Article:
WASHINGTON, D.C. — Oklahoma on Sept. 3 asked the U.S. Supreme Court to dismiss its first petition for a writ of certiorari challenging the court’s landmark criminal jurisdiction ruling in McGirt v. Oklahoma, with the state’s attorney general saying in a news release that the Oklahoma Court of Criminal Appeals has reinstated the murder conviction in the case that prompted the petition.
OKLAHOMA CITY — An Oklahoma man in state prison on drug and weapons charges is not entitled to habeas relief based on the U.S. Supreme Court’s ruling in McGirt v. Oklahoma because he is not an Indian and he did not commit a crime against a tribal member, a federal judge held Sept. 1 in denying relief from dismissal of the inmate’s petition.
LUFKIN, Texas — A Texas federal magistrate judge on Aug. 31 declined the state’s request to find an Indian tribe in contempt of a 2002 injunction by operating a bingo hall on its land, finding that gaming like bingo that is regulated by the state is not prohibited for the tribe in the injunction.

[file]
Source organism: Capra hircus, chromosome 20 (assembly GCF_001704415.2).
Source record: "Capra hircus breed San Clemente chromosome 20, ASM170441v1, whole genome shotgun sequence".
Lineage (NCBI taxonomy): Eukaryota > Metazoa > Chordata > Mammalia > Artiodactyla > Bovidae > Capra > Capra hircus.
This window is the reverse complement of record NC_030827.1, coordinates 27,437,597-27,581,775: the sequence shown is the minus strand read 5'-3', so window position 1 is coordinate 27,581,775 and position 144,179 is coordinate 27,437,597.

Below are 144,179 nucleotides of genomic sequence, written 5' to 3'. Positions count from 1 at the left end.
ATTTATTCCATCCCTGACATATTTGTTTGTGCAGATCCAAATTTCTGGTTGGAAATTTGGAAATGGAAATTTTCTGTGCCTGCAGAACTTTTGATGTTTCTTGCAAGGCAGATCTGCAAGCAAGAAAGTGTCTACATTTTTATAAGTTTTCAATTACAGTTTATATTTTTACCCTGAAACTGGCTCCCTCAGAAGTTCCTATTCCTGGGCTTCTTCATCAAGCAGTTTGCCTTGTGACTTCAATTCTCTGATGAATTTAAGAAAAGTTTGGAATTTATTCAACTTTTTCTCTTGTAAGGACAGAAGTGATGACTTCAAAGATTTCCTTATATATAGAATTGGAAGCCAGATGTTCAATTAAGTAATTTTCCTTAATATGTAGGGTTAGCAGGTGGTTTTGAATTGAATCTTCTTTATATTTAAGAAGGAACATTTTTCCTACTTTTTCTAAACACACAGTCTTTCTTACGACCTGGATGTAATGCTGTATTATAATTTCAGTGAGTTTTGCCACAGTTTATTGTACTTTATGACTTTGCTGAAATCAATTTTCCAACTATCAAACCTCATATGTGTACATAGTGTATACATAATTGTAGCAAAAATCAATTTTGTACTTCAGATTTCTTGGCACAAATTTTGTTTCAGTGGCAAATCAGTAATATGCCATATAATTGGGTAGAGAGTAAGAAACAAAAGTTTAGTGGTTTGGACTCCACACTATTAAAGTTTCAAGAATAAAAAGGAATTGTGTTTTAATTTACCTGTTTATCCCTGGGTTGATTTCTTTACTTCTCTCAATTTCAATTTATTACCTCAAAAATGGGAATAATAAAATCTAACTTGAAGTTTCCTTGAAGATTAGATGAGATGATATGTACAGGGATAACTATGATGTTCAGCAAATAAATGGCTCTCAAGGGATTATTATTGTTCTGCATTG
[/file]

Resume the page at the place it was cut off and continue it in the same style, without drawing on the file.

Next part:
TUCSON, Ariz. — An Arizona federal judge on Aug. 30 granted a voluntary motion for remand filed by defendants U.S. Environmental Protection Agency and the U.S. Army Corps of Engineers in an action brought by Native American tribes seeking to reinstate the repealed 2015 Clean Water Rule and vacate a navigable waters rule. The judge also ordered that, upon remand, the Trump-era rules in place be vacated.
WASHINGTON, D.C. — A Canadian First Nations-owned cigarette manufacturer urges the U.S. Supreme Court in an Aug. 23 petition for a writ of certiorari to review a Second Circuit U.S. Court of Appeals ruling that it says decided an important question of federal law and created conflict with high court precedent and other circuit courts by upholding Connecticut tobacco regulations that allow the state to exercise jurisdiction over out-of-state tribes and companies.